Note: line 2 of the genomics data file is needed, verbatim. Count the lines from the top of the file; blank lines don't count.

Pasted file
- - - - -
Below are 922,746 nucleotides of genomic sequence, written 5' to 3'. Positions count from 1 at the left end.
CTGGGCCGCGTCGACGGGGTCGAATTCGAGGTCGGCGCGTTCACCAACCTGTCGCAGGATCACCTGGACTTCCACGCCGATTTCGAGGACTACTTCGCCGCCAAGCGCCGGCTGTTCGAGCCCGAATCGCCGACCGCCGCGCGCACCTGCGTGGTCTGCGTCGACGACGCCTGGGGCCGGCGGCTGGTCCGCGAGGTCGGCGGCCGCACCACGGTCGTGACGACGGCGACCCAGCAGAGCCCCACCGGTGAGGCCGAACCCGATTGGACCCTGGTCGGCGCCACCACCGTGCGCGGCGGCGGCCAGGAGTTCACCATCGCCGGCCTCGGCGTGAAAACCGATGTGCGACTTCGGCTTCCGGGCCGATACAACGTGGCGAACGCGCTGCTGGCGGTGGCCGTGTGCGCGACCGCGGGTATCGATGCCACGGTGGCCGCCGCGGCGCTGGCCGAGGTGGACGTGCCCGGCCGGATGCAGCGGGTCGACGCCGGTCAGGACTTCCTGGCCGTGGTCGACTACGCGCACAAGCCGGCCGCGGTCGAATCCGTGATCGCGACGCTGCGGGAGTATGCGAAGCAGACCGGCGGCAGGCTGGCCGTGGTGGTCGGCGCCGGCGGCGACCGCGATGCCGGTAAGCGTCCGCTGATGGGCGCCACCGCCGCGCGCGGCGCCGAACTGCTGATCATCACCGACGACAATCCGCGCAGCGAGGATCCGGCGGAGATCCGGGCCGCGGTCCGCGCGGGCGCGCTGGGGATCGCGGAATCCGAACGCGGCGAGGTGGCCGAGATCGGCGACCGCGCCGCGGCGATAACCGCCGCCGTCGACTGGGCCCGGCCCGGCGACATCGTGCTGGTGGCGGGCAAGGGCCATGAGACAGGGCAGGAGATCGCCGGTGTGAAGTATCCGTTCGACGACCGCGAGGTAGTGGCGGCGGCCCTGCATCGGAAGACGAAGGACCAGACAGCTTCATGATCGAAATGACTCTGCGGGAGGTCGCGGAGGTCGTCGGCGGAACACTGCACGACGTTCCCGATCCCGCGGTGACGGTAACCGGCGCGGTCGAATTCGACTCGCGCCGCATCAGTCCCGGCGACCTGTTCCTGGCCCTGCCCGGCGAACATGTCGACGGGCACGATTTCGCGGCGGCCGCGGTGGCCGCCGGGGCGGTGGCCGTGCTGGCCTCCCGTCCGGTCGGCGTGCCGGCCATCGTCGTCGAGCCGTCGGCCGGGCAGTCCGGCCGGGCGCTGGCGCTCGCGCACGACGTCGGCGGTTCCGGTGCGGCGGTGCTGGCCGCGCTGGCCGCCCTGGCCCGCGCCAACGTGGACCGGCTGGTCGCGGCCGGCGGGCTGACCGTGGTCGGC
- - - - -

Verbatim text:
CTGGGCCGCGTCGACGGGGTCGAATTCGAGGTCGGCGCGTTCACCAACCTGTCGCAGGATCACCTGGACTTCCACGCCGATTTCGAGGACTACTTCGCCGCCAAGCGCCGGCTGTTCGAGCCCGAATCGCCGACCGCCGCGCGCACCTGCGTGGTCTGCGTCGACGACGCCTGGGGCCGGCGGCTGGTCCGCGAGGTCGGCGGCCGCACCACGGTCGTGACGACGGCGACCCAGCAGAGCCCCACCGGTGAGGCCGAACCCGATTGGACCCTGGTCGGCGCCACCACCGTGCGCGGCGGCGGCCAGGAGTTCACCATCGCCGGCCTCGGCGTGAAAACCGATGTGCGACTTCGGCTTCCGGGCCGATACAACGTGGCGAACGCGCTGCTGGCGGTGGCCGTGTGCGCGACCGCGGGTATCGATGCCACGGTGGCCGCCGCGGCGCTGGCCGAGGTGGACGTGCCCGGCCGGATGCAGCGGGTCGACGCCGGTCAGGACTTCCTGGCCGTGGTCGACTACGCGCACAAGCCGGCCGCGGTCGAATCCGTGATCGCGACGCTGCGGGAGTATGCGAAGCAGACCGGCGGCAGGCTGGCCGTGGTGGTCGGCGCCGGCGGCGACCGCGATGCCGGTAAGCGTCCGCTGATGGGCGCCACCGCCGCGCGCGGCGCCGAACTGCTGATCATCACCGACGACAATCCGCGCAGCGAGGATCCGGCGGAGATCCGGGCCGCGGTCCGCGCGGGCGCGCTGGGGATCGCGGAATCCGAACGCGGCGAGGTGGCCGAGATCGGCGACCGCGCCGCGGCGATAACCGCCGCCGTCGACTGGGCCCGGCCCGGCGACATCGTGCTGGTGGCGGGCAAGGGCCATGAGACAGGGCAGGAGATCGCCGGTGTGAAGTATCCGTTCGACGACCGCGAGGTAGTGGCGGCGGCCCTGCATCGGAAGACGAAGGACCAGACAGCTTCATGATCGAAATGACTCTGCGGGAGGTCGCGGAGGTCGTCGGCGGAACACTGCACGACGTTCCCGATCCCGCGGTGACGGTAACCGGCGCGGTCGAATTCGACTCGCGCCGCATCAGTCCCGGCGACCTGTTCCTGGCCCTGCCCGGCGAACATGTCGACGGGCACGATTTCGCGGCGGCCGCGGTGGCCGCCGGGGCGGTGGCCGTGCTGGCCTCCCGTCCGGTCGGCGTGCCGGCCATCGTCGTCGAGCCGTCGGCCGGGCAGTCCGGCCGGGCGCTGGCGCTCGCGCACGACGTCGGCGGTTCCGGTGCGGCGGTGCTGGCCGCGCTGGCCGCCCTGGCCCGCGCCAACGTGGACCGGCTGGTCGCGGCCGGCGGGCTGACCGTGGTCGGC